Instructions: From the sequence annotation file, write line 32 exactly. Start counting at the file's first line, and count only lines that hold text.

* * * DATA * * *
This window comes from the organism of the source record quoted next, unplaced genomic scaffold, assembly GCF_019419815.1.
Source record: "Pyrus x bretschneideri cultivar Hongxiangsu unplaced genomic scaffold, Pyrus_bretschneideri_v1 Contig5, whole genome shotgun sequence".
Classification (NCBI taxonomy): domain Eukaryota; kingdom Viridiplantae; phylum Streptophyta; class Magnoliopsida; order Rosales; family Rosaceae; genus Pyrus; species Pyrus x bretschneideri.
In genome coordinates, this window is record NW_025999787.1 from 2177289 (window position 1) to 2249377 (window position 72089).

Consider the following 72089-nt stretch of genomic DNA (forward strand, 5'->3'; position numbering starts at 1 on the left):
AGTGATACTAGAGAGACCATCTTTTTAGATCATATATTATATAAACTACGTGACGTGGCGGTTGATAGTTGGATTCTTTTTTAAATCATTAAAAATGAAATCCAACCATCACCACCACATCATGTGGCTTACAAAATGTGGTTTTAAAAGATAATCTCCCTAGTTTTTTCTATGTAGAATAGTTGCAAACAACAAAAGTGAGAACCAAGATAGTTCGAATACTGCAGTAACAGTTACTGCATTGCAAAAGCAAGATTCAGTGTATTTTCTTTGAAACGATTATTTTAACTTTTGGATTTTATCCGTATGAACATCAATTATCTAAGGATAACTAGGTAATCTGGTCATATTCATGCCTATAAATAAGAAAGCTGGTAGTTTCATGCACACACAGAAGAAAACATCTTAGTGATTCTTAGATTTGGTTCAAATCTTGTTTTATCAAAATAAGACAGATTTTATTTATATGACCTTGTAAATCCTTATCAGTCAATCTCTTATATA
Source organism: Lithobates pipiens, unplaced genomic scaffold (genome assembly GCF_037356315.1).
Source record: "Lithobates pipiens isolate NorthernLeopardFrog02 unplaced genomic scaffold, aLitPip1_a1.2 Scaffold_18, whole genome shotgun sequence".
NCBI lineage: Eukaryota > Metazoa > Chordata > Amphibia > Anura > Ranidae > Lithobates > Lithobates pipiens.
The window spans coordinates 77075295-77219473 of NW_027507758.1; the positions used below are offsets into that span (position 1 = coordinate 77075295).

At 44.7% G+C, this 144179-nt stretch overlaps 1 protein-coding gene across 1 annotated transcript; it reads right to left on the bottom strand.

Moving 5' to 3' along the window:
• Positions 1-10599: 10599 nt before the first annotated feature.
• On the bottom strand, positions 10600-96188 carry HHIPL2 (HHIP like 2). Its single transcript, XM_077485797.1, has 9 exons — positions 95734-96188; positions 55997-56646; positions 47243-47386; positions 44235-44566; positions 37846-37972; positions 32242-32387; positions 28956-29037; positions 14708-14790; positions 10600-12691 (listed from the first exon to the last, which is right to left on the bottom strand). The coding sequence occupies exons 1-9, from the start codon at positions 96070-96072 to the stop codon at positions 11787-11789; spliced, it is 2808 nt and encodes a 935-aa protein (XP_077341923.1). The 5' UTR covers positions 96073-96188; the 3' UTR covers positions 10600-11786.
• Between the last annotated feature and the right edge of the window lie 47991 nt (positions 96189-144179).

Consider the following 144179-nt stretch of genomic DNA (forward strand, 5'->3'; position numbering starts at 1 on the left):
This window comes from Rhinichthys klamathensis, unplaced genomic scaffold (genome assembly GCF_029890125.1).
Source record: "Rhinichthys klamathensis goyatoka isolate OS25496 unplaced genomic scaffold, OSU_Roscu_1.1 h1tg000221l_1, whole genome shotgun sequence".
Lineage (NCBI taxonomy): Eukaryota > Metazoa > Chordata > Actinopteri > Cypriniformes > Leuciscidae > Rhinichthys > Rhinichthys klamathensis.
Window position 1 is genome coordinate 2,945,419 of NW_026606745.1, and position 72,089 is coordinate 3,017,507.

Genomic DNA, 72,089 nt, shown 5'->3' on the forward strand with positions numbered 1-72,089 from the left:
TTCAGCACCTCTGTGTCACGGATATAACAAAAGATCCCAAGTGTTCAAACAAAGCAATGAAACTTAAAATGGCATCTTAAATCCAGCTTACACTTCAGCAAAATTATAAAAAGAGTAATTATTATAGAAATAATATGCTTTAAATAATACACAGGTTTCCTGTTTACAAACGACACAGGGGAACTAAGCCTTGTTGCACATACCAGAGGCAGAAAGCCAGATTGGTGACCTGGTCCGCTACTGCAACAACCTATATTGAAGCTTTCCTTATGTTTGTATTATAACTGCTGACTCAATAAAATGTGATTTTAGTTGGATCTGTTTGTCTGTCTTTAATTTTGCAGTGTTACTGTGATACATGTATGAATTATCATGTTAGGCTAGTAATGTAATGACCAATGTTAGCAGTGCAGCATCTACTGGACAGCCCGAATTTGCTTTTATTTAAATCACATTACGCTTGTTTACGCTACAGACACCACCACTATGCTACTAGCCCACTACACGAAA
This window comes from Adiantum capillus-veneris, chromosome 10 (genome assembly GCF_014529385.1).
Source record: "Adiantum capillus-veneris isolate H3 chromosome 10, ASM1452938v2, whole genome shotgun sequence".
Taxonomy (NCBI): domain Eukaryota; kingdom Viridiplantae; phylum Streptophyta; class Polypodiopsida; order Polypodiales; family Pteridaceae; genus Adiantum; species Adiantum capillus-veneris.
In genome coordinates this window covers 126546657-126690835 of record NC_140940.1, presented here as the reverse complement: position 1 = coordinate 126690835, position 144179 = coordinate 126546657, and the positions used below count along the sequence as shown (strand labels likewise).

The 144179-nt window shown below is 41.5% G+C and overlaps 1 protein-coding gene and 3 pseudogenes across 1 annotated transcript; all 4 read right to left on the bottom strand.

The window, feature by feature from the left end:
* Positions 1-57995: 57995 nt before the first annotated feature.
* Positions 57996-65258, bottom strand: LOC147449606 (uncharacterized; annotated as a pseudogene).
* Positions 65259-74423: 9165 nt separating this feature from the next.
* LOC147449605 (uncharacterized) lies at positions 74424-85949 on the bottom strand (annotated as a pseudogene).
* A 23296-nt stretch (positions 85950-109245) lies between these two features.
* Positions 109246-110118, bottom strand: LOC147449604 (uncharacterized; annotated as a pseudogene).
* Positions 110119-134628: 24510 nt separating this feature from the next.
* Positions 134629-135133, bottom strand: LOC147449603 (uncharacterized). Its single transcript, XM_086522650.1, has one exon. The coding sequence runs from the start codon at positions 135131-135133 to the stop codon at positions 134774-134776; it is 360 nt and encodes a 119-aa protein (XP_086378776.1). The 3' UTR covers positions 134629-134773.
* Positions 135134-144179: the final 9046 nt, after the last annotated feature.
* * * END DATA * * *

* LOC147449605 (uncharacterized) lies at positions 74424-85949 on the bottom strand (annotated as a pseudogene).